He winds a Horn. Drums heard; then a Peal of Ordnance. The Gates being forced, enter Saldiers.

How say you, madam? are you now persuaded,
That Talbot is but shadow of bimself?
These are his substance, sinews, arms, and

strength,

With which he yoketh your rebellious necks,
Razeth your cities, and subverts your towns,
And in a moment makes thein desolate.

Count. Victorious Talbot! pardon my abuse:
I find, thou art no less than fame hath bruited, t
And more thau may be gather'd by thy shape.
Let my presumption not provoke thy wrath;
For I am sorry, that with reverence

I did not entertain thee as thou art.

Tal. Be not dismay'd, fair lady; nor mis

construe

The mind of Talbot, as you did mistake
The outward composition of his body.
What you have done, hath not offended me :
No other satisfaction do I crave,

But only (with your patience,) that we may Taste of your wine, and see what cates you have:

For soldiers' stomachs always serve them well. Count. With all my heart: and think me honoured

To feast so great a warrior in my house.

[Exeunt. SCENE IV.-London.-The Temple Garden. Enter the Earls of SOMERSET, SUFFOLK, and WARWICK; RICHARD PLANTAGENET, VERNON, and another LAWYER.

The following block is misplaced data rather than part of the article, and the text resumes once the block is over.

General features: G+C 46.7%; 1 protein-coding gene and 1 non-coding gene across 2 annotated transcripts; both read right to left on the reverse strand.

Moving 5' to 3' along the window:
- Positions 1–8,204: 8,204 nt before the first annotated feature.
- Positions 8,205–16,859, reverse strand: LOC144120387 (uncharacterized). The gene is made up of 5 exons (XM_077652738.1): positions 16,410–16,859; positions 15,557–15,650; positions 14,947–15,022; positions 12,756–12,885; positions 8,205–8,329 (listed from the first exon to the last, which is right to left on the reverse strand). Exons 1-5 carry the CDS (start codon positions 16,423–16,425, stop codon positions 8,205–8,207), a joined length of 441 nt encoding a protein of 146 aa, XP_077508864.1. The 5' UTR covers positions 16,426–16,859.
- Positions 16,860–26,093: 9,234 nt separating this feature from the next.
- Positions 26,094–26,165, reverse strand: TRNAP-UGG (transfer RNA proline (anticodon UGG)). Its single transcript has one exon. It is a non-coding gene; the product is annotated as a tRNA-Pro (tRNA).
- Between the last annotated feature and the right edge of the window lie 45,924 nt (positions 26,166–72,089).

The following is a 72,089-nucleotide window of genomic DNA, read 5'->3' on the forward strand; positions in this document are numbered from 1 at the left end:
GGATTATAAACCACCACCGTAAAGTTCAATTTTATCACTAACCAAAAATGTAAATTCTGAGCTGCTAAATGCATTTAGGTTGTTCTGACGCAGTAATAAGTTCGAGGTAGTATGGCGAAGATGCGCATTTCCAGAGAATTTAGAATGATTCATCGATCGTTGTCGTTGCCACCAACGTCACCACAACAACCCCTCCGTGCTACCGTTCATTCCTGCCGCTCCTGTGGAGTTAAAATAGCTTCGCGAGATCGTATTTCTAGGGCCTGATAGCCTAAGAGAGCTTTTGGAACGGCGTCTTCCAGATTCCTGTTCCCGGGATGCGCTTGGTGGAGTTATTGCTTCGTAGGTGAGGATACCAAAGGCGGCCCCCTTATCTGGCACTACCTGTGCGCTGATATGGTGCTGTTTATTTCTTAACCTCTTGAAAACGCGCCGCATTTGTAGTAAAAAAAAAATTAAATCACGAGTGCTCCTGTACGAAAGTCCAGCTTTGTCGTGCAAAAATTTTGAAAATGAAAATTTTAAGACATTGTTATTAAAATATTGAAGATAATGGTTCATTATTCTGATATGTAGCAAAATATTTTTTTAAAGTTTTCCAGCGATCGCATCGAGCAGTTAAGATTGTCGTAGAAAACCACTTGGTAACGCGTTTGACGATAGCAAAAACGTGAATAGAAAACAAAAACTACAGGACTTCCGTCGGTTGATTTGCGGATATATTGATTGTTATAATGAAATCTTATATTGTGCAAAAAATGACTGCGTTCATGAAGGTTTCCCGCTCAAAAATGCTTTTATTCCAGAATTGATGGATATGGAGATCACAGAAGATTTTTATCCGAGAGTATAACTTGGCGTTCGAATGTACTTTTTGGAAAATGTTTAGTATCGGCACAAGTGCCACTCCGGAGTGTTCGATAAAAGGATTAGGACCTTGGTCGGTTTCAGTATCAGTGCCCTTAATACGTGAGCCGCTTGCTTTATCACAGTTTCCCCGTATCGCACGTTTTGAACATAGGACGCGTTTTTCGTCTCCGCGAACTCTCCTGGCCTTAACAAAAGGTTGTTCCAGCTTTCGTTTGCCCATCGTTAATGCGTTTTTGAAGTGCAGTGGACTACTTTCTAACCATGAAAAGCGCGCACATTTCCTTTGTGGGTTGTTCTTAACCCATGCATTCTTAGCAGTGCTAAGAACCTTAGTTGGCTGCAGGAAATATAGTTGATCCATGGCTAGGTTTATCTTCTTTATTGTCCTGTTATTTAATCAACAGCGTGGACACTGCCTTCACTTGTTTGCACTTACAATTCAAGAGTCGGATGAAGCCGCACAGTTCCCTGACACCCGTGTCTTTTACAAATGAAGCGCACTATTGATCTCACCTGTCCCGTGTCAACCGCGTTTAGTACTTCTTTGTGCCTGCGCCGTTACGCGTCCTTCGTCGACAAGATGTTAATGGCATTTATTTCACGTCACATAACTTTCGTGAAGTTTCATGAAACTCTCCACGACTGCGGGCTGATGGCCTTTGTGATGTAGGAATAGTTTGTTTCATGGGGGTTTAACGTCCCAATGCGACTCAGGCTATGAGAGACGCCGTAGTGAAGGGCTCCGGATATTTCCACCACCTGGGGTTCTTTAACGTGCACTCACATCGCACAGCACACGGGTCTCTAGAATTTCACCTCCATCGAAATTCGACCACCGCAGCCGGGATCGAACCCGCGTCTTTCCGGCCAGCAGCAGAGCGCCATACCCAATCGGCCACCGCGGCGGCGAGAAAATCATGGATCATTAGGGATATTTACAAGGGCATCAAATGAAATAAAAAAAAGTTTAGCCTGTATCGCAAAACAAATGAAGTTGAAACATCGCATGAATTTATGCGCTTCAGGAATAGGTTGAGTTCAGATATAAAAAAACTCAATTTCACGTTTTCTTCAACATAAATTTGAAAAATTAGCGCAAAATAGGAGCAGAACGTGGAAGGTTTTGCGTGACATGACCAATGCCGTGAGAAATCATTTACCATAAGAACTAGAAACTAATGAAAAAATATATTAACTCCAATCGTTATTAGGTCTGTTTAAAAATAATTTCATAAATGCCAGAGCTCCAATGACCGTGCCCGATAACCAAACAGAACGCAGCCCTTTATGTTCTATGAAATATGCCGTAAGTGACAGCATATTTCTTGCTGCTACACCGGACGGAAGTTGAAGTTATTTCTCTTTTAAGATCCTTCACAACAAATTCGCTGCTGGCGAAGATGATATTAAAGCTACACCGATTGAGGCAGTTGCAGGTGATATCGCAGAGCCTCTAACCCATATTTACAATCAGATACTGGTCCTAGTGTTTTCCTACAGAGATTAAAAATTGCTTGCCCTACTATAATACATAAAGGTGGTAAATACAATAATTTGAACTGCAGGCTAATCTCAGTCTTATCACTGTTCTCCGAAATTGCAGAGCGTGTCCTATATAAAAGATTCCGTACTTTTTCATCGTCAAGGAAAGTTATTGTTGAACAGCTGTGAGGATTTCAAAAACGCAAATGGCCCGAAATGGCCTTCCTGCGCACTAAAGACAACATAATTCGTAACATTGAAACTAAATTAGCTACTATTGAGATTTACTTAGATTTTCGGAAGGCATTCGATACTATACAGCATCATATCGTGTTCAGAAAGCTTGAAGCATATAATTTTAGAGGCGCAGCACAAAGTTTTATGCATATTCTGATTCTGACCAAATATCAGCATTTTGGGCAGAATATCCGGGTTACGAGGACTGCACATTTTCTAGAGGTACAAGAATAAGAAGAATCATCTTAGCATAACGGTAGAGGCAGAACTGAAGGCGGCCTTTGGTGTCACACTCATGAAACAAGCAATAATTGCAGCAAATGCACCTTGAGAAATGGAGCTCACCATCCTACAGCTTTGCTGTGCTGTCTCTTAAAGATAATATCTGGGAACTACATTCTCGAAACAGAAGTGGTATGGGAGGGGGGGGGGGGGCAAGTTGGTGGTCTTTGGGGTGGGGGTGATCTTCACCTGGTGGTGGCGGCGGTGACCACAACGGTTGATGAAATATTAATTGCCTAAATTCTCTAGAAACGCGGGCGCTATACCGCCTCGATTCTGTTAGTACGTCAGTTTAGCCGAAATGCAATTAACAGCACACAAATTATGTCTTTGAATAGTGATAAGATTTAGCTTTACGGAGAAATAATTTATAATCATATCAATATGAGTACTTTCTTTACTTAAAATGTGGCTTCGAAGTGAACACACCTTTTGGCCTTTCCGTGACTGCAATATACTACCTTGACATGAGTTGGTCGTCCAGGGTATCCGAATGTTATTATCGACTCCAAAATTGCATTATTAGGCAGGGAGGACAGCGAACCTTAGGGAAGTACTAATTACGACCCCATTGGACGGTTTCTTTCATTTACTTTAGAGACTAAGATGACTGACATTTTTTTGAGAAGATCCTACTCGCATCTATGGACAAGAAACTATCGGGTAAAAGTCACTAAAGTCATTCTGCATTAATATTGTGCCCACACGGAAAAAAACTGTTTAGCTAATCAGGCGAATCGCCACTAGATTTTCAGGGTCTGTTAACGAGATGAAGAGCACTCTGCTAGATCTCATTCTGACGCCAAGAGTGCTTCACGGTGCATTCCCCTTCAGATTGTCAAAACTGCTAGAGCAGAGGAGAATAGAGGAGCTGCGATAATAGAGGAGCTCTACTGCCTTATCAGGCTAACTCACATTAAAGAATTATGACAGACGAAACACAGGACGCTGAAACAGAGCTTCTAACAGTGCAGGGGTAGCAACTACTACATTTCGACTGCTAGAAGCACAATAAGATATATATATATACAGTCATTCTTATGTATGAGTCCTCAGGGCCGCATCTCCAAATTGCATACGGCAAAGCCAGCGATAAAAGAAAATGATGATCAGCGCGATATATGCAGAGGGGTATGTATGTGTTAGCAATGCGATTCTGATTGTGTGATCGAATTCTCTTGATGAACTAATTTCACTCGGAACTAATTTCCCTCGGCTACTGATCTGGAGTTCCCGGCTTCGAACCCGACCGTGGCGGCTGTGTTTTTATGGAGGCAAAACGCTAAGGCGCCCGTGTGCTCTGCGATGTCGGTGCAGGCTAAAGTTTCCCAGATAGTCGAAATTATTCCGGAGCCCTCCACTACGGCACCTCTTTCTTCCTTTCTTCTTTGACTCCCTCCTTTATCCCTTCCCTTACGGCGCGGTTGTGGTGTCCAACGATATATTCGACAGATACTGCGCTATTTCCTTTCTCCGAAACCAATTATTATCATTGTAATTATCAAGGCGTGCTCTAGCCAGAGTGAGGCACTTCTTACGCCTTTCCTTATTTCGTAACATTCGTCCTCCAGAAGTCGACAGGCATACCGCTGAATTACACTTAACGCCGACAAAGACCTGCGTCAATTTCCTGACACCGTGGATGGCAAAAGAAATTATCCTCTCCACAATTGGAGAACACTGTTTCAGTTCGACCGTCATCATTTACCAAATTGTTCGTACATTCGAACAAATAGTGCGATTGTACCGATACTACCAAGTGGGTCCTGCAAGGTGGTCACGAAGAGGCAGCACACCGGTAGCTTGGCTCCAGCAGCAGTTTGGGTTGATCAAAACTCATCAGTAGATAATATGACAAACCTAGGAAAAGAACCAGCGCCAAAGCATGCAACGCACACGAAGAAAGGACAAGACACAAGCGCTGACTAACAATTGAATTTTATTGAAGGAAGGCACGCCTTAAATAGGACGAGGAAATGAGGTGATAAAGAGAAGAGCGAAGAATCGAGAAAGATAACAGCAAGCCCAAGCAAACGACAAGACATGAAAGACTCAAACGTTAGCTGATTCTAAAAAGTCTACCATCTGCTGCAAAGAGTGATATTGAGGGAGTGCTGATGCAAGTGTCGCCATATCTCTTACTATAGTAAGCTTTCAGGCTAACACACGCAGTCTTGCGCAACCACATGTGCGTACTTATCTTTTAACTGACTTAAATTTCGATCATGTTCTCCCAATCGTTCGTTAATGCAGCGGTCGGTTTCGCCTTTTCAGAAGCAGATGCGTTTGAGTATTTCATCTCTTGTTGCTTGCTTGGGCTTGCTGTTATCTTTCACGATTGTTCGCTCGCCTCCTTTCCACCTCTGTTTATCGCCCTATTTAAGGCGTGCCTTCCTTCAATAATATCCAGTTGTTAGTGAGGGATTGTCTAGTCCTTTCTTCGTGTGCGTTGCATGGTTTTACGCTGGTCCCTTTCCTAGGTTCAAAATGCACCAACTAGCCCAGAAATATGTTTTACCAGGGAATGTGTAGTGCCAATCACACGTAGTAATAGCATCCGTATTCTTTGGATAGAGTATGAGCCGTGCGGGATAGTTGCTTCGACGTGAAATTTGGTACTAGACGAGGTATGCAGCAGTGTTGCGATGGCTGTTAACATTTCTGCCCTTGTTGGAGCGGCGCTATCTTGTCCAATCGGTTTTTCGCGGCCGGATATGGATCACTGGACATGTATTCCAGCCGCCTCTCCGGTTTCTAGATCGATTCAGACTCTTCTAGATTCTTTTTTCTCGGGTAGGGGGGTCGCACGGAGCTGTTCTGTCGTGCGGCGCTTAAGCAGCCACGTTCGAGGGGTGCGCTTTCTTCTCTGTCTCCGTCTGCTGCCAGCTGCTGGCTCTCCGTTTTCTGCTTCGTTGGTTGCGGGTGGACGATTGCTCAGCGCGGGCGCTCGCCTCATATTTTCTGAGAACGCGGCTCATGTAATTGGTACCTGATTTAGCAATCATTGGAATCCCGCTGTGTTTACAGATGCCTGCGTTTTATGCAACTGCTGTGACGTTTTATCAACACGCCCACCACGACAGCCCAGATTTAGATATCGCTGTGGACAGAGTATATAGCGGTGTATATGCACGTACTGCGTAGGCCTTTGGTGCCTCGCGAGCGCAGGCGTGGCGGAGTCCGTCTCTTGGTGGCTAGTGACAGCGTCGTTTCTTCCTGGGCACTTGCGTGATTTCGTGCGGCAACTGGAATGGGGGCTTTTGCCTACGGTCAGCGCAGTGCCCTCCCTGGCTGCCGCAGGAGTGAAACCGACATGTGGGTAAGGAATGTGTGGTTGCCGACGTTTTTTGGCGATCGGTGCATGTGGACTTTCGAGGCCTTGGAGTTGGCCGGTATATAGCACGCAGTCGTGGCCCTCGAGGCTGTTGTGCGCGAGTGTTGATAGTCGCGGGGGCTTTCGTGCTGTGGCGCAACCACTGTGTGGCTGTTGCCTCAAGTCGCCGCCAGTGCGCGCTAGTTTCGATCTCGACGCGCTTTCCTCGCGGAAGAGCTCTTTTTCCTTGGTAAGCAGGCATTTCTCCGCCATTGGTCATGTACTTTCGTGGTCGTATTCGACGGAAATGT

Plan. Great lords, and gentlemen, what means this silence?

Dare no man answer in a case of truth?

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Som. Let him that is no coward, nor no
flatterer,

But dare maintain the party of the truth,
Pluck a red rose from off this thorn with ine
War. I love uo colours; and, without all
colour

Of base insinuating flattery,

I pluck this white rose, with Plantagenet: Sup. I pluck this red rose, with young Somerset ;

And say withal, I think he held the right.
Ver. Stay, lords, and gentlemen: and pluck
no more,

Till you conclude-that he, upon whose side
The fewest roses are cropp'd from the tree,
Shall yield the other in the right opinion.
Som. Good master Vernon, it is well ob.
jected; t

If I have fewest, I subscribe in silence.
Plan. And I.

Ver. Then, for the truth and plainness of the

case,

I pluck this pale and maiden blossom here,
Giving my verdict on the white rose side.

Som. Prick not your finger as you pluck it

off;

Lest bleeding, you do paint the white rose red, Aud fall on my side so against your will.

Ver. If I, my lord, for my opinion bleed,
Opinion shall be surgeon to my hurt,
And keep me on the ride where still I am.
Som. Well, well, come on: Who else?
Law. Unless my study and my books be
false,

The argument you held, was wrong in yon;
[To SOMERSET.
In sign whereof, I pluck a white rose too.
Plan. Now, Somerset, where is your argu-

ment ?

Som. Here, in my scabbard; meditating that, Shall die your white rose in a bloody red. Plan. Meantime, your cheeks do counterfeit

our roses;

For pale they look with fear, as witnessing

Suf. Within the temple hall we were too The truth on our side.